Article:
Lea Adams

A journey beyond care

As a care aide who works exclusively with advanced dementia sufferers, the number one thing Lea Adams prescribes is patience.

As a care aide who works exclusively with advanced dementia sufferers, the number one thing Lea Adams prescribes is patience.

“If a resident doesn’t want you to do something, the best thing is to come back and try again,” she says. “Otherwise, it just agitates them.”

Adams, who has been at Nelson’s Mountain Lake Seniors Community since it opened and was at Mount St. Francis before that, also says kindness, a quiet atmosphere, and tackling one task at a time are all important in dealing with people with Alzheimer’s and other brain diseases.

There are a dozen patients in the cottage where she works, each with varying needs.

“You tell them what you’re going to do, one thing at a time, otherwise they don’t understand. Then just work slowly and it seems fine,” Adams says.

During meals, she closes the door between the cottage’s north and south wings so residents who finish eating on one side don’t disturb those still eating on the other.

Some can no longer feed themselves.

“You have to have good eye contact, tell them to open their mouth, sometimes tell them to swallow, and give them the next mouthful,” Adams says.

Some won’t remain seated for long, however, so “you have to walk and feed them.”

Adams didn’t have special training when she took the job, although she did have experience with dementia patients in unsegregated settings.

She’s now permanently on day shift five days a week, but has worked afternoon and evening shifts as well, which come with their own circumstances.

Around sunset, some residents will walk around a lot. More active or demanding residents will go to bed early because they’re so tired — but then get up at night.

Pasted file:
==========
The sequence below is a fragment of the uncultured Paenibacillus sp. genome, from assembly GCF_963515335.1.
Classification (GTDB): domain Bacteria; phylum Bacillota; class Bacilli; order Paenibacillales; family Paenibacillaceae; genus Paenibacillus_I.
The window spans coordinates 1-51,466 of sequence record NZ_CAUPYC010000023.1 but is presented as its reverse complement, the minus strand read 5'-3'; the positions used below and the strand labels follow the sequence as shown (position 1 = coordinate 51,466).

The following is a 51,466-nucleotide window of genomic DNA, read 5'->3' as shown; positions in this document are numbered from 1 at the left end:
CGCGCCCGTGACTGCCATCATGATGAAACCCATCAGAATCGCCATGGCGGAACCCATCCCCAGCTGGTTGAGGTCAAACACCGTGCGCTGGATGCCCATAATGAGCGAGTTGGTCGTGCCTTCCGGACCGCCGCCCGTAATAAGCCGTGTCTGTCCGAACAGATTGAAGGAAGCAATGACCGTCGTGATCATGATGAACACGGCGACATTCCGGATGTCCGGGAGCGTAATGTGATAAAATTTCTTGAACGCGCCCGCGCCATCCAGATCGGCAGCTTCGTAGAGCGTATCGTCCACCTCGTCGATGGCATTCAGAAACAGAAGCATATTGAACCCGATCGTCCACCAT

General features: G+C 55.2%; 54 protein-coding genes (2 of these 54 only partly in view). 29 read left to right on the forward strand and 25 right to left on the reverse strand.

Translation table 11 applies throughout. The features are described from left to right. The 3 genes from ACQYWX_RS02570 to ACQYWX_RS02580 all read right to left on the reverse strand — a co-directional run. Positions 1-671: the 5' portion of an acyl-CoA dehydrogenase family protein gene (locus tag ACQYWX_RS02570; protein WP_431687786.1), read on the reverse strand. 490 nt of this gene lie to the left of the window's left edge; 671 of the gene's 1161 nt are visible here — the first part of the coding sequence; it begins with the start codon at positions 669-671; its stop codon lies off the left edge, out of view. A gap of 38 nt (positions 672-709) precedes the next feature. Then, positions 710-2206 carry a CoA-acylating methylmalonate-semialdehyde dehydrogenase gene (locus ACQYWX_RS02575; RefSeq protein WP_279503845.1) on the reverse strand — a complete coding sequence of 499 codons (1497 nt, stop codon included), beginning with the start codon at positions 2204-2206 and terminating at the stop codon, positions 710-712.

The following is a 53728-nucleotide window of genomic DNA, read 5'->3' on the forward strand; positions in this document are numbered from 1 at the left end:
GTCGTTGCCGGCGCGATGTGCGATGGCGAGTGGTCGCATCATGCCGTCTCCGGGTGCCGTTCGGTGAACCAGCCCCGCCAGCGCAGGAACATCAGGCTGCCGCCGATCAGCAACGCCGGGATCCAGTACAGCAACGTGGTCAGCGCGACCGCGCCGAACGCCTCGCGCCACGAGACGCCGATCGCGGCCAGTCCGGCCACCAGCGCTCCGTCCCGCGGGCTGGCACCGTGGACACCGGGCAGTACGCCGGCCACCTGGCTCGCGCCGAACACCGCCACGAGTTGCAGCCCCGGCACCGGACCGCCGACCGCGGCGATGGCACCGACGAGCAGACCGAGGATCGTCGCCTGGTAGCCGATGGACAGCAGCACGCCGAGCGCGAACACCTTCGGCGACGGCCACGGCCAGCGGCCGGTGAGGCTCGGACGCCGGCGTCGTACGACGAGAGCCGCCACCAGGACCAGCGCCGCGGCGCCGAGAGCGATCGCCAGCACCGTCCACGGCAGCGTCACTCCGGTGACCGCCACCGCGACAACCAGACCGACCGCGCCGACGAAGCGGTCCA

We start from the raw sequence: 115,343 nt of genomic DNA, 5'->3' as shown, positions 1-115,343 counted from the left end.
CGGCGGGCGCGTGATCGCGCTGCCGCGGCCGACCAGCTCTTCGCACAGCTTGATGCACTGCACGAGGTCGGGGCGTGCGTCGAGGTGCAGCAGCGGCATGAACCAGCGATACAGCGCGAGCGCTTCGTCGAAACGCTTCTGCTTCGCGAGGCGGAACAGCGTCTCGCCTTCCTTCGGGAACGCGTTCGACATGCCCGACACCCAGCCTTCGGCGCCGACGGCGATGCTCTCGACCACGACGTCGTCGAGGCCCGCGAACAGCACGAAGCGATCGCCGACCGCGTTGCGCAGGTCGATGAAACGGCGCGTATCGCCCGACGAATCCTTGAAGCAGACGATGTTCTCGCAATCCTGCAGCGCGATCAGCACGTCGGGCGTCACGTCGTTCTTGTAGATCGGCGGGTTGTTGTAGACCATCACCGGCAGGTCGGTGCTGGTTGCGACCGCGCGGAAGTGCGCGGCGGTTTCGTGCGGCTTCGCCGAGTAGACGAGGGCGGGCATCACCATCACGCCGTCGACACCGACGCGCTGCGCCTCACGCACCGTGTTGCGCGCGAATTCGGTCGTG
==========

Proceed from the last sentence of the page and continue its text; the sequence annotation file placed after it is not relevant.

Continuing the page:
At all times, safety is key for both patient and caregiver.

“There can be a bit of aggression,” Adams says. “As you learn what the resident likes and dislikes, that’s the thing you have to watch out for. You don’t want to get hurt.”

Despite its many challenges, she says the job is highly rewarding. Not many residents remember her name — but they do know her face.

“When they see you, some just come running or smile. I’ll give them a hug and they say ‘Oh, thank you.’ They’ll tell you they love you. Or when you’re holding onto them, you know they feel so comfortable and want to be with you almost the whole shift, like a shadow.”

She also finds families who visit “unbelievably appreciative of what we do.”

While caregiving is her profession, it’s hard not to form personal attachments.

“The best thing is to be extremely kind to the residents,” she says. “They become part of your family because you’re with them every day.”


The local Investors Group Alzheimer’s Walk for Memories is scheduled for this weekend and is a fundraiser for the Nelson branch of the Alzheimer Soceity of BC. The walk will be held on Sunday at the Nelson and District Community Complex. Registration is at 1 p.m. and the walk starts at 2 p.m. on the concourse of the facility. For more information on the walk head to walkformemories.com.

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